Systems of Equations

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Systems of Equations

Unknowns and linear equations

Solutions of linear equations

Systems in three or more variables


In mathematics, systems of equations, sometimes called simultaneous equations, are a group of relationships between various unknown variables that can be expressed in terms of algebraic expressions. The solutions for a simple system of equation can be obtained by graphing, substitution, and elimination by addition. These methods became too cumbersome to be used for more complex systems, however, and a method involving matrices was developed in order to find just complex solutions. Systems of equations have played an important part in the development of business. Faster methods for solutions continue to be explored.

Unknowns and linear equations

Many times, mathematical problems involve relationships between two variables. For example, the distance that a car, moving at 55 mph, travels in a unit of time can be described by the equation y = 55x. In this case, y is the distance traveled, x is the time, and the equation is known as a linear equation in two variables. Note that for every value of x, there is a value of y that makes the equation true. For instance, when x is 1, y is 55. Similarly, when x is 4, y is 220. Any pair of values, or ordered pair, which make the equation true, are known as the solution of the equation. The set of all ordered pairs that make the equation true are called the solution set. Linear equations are more generally written as ax + by = c, where a, b, and c represent constants and x and y represent unknowns.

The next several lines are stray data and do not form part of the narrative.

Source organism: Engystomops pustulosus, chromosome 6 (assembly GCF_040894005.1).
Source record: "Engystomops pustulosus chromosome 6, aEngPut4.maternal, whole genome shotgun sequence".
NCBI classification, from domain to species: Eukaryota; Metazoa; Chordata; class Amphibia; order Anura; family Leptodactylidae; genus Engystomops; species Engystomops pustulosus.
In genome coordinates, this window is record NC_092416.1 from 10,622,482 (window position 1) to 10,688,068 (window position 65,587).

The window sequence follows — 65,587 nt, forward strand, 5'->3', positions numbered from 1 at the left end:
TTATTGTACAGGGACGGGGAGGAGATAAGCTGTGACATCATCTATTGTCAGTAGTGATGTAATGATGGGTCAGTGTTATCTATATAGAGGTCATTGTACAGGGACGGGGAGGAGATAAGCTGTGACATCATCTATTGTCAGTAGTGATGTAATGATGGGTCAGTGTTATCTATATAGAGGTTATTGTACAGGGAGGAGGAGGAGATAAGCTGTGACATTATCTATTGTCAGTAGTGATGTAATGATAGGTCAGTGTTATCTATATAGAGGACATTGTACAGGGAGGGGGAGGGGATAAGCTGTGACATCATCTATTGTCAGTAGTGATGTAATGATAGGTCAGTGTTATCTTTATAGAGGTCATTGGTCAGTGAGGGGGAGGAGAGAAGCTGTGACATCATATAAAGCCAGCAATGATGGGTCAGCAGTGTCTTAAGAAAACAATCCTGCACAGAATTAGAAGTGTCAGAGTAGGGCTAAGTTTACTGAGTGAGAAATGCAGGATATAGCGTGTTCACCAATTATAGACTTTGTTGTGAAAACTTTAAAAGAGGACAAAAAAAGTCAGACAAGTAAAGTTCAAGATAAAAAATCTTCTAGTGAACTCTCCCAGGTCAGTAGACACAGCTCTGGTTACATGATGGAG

Often, two unknowns can be related to each other by more than one equation. A system of equations includes all of the linear equations that relate the unknowns. An example of a system of equations can be described by the following problem involving the ages of two people. Suppose, this year, Lynn is twice as old as Ruthie, but two years ago, Lynn was three times as old as Ruthie. Two equations can be written for this problem. If one lets x = Lynns age and y = Ruthies age, then the two equations relating the unknown ages would be x = 2y and x 2 = 3(y 2). The relationships can be rewritten in the general format for linear equations to obtain,

(Eq. 1) x 2y = 0

(Eq. 2) 2x 3y =4

The solution of this system of equations will be any ordered pair that makes both equations true. This system has only solution, the ordered pair of x = 8 and y = 4, and is thus called consistent.

Solutions of linear equations

Since the previous age problem represents a system with two equations and two unknowns, it is called a system in two variables. Typically, three methods are used for determining the solutions for a system in two variables, including graphical, substitution and elimination.

By graphing the lines formed by each of the linear equations in the system, the solution to the age problem could have been obtained. The coordinates of any point in which the graphs intersect, or meet, represent a solution to the system because they must satisfy both equations. From a graph of these equations, it is obvious that there is only one solution to the system. In general, straight lines on a coordinate system are related in only three ways. First, they can be parallel lines that never cross and thus represent an inconsistent system without a solution. Second, they can intersect at one point, as in the previous example, representing a consistent system with one solution. And, third, they can coincide, or intersect at all points indicating a dependent system that has an infinite number of solutions. Although it can provide some useful information, the graphical method is often difficult to use because it usually provides one with only approximate values for the solution of a system of equations.

The methods of substitution and elimination by addition give results with a good degree of accuracy. The substitution method involves using one of the equations in the system to solve for one variable in terms of the other. This value is then substituted into the first equation and a solution is obtained. Applying this method to the system of equations in the age problem, one would first rearrange the equation 1 in terms of x so it would become x = 2y. This value for x could then be substituted into equation 2, which would become 2y 3y =4, or simply y = 4. The value for x is then obtained by substituting y = 4 into either equation.